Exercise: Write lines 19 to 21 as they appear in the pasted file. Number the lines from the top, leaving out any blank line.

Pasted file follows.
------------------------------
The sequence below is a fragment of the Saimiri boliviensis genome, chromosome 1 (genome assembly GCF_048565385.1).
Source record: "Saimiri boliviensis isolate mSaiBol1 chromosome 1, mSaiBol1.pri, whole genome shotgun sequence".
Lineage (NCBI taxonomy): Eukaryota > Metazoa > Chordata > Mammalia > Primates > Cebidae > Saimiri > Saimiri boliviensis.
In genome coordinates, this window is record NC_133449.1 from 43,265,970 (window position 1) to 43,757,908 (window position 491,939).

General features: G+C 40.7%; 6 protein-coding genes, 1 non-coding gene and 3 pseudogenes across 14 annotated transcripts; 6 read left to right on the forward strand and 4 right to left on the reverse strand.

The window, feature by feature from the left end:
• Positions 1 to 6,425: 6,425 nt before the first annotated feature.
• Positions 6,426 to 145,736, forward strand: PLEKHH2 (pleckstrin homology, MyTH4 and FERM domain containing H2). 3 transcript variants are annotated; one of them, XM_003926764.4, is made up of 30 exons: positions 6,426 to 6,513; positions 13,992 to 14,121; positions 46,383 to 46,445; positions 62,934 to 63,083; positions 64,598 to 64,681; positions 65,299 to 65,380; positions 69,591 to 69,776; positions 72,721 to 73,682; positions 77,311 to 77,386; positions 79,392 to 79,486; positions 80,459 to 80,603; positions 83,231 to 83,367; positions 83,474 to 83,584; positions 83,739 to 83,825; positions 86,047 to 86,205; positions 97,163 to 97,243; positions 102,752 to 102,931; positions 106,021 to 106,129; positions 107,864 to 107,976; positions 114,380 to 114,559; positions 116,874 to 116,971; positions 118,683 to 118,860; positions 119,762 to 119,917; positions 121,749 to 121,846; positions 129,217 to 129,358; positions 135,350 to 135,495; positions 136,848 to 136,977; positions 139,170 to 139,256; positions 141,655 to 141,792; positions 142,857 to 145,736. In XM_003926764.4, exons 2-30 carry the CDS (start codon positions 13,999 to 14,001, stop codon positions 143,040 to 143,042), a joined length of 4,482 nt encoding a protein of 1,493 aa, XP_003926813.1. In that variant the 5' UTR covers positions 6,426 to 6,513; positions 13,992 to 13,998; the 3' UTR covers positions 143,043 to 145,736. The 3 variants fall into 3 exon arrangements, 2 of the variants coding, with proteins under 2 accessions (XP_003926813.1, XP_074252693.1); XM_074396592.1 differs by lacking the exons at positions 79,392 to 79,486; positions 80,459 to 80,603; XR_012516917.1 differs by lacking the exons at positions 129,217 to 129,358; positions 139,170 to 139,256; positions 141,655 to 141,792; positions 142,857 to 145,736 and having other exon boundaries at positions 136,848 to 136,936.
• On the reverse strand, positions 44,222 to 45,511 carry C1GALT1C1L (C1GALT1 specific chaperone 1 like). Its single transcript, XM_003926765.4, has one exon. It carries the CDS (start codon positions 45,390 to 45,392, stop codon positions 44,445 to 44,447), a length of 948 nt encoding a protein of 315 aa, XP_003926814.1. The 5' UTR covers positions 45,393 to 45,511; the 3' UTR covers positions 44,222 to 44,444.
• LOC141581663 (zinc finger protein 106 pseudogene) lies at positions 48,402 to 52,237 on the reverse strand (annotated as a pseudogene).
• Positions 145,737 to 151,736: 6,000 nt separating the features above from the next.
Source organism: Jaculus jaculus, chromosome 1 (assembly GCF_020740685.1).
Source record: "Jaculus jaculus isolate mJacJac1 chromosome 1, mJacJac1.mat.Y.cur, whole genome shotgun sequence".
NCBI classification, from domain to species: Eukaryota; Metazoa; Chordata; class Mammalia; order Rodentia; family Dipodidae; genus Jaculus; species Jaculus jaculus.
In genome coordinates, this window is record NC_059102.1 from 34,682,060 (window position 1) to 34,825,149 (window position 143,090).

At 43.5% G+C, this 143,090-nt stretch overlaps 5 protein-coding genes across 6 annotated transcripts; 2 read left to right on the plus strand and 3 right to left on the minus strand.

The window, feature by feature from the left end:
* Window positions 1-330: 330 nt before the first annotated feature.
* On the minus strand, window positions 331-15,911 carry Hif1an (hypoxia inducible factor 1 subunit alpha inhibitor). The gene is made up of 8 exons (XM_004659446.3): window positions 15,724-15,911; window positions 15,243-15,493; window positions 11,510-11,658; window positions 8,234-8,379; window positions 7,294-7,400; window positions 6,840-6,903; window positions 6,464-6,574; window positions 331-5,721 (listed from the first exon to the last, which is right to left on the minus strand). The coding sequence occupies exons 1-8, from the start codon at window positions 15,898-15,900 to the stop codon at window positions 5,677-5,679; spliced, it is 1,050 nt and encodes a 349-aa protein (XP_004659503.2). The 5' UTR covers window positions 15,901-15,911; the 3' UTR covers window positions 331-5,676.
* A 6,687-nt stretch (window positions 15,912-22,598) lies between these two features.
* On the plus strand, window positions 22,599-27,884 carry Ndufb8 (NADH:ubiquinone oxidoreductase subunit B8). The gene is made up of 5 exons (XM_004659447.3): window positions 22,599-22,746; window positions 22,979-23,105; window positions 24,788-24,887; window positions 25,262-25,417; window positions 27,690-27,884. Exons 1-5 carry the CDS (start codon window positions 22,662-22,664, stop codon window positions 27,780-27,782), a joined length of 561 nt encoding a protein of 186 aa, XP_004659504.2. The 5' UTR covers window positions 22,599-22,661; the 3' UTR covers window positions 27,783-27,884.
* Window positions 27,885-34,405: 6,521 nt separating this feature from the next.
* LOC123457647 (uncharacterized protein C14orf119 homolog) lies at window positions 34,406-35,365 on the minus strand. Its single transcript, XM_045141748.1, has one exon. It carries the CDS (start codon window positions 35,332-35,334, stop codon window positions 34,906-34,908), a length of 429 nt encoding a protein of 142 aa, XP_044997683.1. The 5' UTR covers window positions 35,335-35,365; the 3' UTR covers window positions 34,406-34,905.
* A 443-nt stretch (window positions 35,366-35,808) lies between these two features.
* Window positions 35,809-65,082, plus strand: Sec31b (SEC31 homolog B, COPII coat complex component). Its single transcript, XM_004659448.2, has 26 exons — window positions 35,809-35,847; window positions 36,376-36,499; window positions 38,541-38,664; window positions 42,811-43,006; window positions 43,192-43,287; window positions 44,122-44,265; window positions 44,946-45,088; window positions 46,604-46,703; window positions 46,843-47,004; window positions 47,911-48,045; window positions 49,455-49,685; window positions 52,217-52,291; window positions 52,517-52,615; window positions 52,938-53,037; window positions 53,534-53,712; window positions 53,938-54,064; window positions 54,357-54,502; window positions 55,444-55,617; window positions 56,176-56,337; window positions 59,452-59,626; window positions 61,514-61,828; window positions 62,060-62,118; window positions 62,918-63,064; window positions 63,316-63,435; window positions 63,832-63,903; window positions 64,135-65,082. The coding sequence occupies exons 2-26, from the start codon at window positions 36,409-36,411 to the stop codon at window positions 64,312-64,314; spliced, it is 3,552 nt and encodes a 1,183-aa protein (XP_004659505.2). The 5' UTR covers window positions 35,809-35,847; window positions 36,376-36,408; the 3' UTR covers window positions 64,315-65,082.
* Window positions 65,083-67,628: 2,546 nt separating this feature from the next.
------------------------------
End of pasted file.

* On the minus strand, window positions 331-15,911 carry Hif1an (hypoxia inducible factor 1 subunit alpha inhibitor). The gene is made up of 8 exons (XM_004659446.3): window positions 15,724-15,911; window positions 15,243-15,493; window positions 11,510-11,658; window positions 8,234-8,379; window positions 7,294-7,400; window positions 6,840-6,903; window positions 6,464-6,574; window positions 331-5,721 (listed from the first exon to the last, which is right to left on the minus strand). The coding sequence occupies exons 1-8, from the start codon at window positions 15,898-15,900 to the stop codon at window positions 5,677-5,679; spliced, it is 1,050 nt and encodes a 349-aa protein (XP_004659503.2). The 5' UTR covers window positions 15,901-15,911; the 3' UTR covers window positions 331-5,676.
* A 6,687-nt stretch (window positions 15,912-22,598) lies between these two features.
* On the plus strand, window positions 22,599-27,884 carry Ndufb8 (NADH:ubiquinone oxidoreductase subunit B8). The gene is made up of 5 exons (XM_004659447.3): window positions 22,599-22,746; window positions 22,979-23,105; window positions 24,788-24,887; window positions 25,262-25,417; window positions 27,690-27,884. Exons 1-5 carry the CDS (start codon window positions 22,662-22,664, stop codon window positions 27,780-27,782), a joined length of 561 nt encoding a protein of 186 aa, XP_004659504.2. The 5' UTR covers window positions 22,599-22,661; the 3' UTR covers window positions 27,783-27,884.